I’ll put my goal out there too. I’ll take N2 in December 2024. My Japanese is all over the place so I need some focused JLPT study I feel. Some areas I have a really rich amount of vocab and others I can barely summon the right verb. Grammar is very sketchy, I can always manage to make myself understood just not very eloquently.
I did learn to drive here in Japan (up thread it mentions the amount of hours to learn to drive in Japan) it wasnt an intensive course and took about three months during evenings and weekends. The 26 classroom hours were a killer. Perhaps, I’ll get lucky and get a driving related reading article on the test.
I minored in Japanese at uni many years ago and I’d say it fell into the absolute racket type course. There are so many online resources now, I’d not formally study Japanese in that way again.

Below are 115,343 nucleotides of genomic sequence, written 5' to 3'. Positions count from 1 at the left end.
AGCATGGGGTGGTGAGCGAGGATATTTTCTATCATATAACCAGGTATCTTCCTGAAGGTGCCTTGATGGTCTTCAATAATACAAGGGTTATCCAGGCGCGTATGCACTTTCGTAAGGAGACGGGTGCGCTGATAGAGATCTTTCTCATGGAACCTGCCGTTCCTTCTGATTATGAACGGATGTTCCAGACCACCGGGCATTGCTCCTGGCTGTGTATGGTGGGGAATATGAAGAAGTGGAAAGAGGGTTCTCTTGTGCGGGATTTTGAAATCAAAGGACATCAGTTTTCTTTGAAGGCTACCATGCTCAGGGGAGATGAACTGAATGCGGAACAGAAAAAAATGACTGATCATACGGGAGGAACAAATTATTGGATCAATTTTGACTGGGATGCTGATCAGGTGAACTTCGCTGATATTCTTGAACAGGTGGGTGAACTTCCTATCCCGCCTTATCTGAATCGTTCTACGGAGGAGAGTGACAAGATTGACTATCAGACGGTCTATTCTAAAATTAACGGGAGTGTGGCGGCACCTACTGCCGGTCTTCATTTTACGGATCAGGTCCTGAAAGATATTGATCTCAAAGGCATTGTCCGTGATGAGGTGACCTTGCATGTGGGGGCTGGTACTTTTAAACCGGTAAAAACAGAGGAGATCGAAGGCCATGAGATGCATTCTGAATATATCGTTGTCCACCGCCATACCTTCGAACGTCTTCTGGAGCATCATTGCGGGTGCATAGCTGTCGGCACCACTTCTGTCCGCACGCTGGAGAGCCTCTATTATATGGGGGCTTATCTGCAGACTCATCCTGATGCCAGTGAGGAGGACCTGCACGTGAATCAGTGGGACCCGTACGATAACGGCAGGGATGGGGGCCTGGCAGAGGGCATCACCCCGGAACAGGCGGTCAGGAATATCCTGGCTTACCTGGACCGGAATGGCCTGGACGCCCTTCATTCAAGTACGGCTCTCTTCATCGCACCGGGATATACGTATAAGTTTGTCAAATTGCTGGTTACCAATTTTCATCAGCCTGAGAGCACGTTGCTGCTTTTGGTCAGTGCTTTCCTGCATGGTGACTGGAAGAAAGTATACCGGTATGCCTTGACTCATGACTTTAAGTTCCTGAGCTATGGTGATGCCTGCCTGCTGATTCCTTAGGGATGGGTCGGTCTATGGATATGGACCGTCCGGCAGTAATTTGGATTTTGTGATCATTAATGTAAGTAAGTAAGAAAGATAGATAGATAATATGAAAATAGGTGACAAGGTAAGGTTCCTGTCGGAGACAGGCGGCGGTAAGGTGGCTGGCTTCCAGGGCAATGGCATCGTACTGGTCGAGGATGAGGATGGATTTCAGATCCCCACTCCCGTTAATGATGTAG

Really, I’ve sunk so many years into this, I think now I’d like to have some certification to show for it.


N2 in July. I must be crazy, but I’m gonna do it regardless. Let’s go take that walk.


Gonna try n2 in December. It’ll be my first test and I’ll probably bomb it real hard



Just my own two cents: if you can, take N3 in July 2024 if you can first (unless you already have N3).

It will be a nice stepping stone for you if you are confident of getting N2 in December 2024, and if you’re not confident of getting that, it will be a nice fallback to rely on :slight_smile: